My classic definition of entrepreneurship is the ability to find a need and fill it. I believe that this is the way in which entrepreneurship has built our country and, indeed the world, over the past 100 or so years. As they say, “The times, they are achanging” and entrepreneurship is no exception. According to Triple Pundit, in their article, Millennials and the Social Entrepreneurship Revolution Millennials are a perfect match for the next best thing in entrepreneurship – Social Entrepreneurship.
Traditional entrepreneurship has had a focus on filling a need and making money by doing so. That short-term focus, making profit the only measure, has had the unintended consequence of obscuring the multiple benefits a business has to many aspects of society.
The rise of Social Entrepreneurship has begun to change all of that. The realization that business can have and does have a formative impact on the issues that face us and that how business is conducted is just as important as what business is conducted have been profound. Zappos is certainly the poster child for the how of business and that experiment has even overflowed into city design (Downtown Project). Tony Hsieh of Zappos and Veteran CEO Chip Conley the founder of Joie de Vivre Hotels have both proved the business value of an entrepreneurial culture.
The search for alternatives and more sustainable products has spawned whole hosts of new businesses in the areas of both energy and agriculture, to name just two. The impact of doing business in a sustainable way in other areas is rather hidden. The solar and wind industries are quite familiar, but the ability of the organic sugarcane farmers to bring back biodiversity (Grupo Balbo – Brazil) is not as well known.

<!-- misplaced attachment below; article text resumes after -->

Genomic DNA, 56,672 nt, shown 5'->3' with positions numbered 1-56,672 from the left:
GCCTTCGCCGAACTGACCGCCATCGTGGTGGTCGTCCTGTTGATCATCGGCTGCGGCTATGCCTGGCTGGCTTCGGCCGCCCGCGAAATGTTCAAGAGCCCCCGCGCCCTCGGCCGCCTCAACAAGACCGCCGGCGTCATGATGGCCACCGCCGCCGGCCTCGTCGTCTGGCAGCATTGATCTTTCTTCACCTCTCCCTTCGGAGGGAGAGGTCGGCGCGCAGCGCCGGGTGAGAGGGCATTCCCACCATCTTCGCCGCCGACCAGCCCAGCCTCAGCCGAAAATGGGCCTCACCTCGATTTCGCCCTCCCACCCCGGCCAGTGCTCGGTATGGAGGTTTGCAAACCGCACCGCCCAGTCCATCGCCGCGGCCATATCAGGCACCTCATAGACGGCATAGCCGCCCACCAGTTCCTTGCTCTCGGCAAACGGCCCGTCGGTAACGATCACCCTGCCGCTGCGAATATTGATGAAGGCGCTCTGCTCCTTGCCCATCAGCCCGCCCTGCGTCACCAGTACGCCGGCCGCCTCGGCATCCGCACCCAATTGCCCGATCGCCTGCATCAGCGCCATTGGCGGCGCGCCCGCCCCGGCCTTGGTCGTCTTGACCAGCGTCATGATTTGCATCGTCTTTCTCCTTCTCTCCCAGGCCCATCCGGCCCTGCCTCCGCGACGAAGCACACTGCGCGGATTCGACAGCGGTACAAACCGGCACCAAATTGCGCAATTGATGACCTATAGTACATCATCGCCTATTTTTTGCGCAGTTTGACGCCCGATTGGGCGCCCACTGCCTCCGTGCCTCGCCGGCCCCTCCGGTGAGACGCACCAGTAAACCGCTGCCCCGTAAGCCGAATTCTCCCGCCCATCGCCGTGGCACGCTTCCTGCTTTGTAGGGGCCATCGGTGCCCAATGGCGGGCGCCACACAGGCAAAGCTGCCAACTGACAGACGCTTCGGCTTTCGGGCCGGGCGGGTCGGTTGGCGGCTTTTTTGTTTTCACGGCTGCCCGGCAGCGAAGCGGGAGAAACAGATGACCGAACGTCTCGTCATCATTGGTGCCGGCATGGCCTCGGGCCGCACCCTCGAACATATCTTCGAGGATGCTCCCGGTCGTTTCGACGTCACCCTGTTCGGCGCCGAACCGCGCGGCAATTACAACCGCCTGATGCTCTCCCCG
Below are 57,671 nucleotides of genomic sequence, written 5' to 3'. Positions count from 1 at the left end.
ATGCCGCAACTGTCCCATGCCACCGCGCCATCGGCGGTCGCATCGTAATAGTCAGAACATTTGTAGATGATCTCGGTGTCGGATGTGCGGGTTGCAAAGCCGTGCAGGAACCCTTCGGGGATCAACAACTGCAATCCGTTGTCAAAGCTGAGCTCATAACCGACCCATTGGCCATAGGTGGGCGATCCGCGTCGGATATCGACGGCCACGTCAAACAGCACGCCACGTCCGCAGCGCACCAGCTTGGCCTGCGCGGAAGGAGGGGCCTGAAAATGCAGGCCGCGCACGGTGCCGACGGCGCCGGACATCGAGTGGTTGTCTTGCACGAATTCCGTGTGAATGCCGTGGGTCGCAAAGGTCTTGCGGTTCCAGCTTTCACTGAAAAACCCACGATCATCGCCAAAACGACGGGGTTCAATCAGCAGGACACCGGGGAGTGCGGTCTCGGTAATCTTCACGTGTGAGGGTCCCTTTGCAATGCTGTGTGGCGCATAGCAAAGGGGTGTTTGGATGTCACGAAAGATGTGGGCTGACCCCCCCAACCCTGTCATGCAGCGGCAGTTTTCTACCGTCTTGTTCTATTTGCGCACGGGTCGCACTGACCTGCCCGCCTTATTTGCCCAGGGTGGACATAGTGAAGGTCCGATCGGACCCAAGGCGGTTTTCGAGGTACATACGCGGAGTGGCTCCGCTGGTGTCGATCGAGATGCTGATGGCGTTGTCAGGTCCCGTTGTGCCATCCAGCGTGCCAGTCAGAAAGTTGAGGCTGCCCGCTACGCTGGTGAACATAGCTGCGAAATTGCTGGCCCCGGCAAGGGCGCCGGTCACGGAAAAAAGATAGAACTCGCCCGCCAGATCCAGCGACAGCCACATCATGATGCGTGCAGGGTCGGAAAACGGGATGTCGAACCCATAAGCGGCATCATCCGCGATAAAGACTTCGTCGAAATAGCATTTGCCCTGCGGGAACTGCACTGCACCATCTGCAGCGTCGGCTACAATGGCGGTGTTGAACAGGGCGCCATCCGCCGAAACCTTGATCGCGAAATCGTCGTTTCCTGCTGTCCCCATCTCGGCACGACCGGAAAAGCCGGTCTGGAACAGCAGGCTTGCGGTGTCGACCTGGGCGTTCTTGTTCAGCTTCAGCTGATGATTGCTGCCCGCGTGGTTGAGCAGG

Changing The Profit Motives
We have used the profit model of business in many areas and the issues that has caused in the medical and educational industries is only now being recognized. It is my hope that the Social Entrepreneur model that is values-based and more whole systems oriented will offer new models to balance the unintended consequences we are working with, in those areas.
That entrepreneurs, as a whole, are more experimental and strategic risk-takers bodes well for these changing times. We need new ideas to solve old problems. The company Enviro, coming out of the Washington University Foster School of Business that provides organic and non-petroleum alternatives to the coloring and preservatives we currently use in food is a great example of the hidden areas that offer opportunities.
Biomimicry had been an eye-opener for many entrepreneurs. The biomimicry approach brings together many different disciplines to take lessons from nature in the development of new products and processes that mimic natures own approach. We are seeing companies like Boeing discover how to revamp entire lines of business in ways that eliminate pollution and offer new opportunities, at the same time.
This is a vibrant and fertile time for entrepreneurs! As systems crash around us we are taking notice and redesigning from the ground up in new ways, ways that will create a healthy and sustainable world for coming generations.
Sharpen Your Vision
Kathryn Alexander, MA: futurist, speaker, author coach, her systems thinking approach to values and ethics enables deep change by impactful leaders.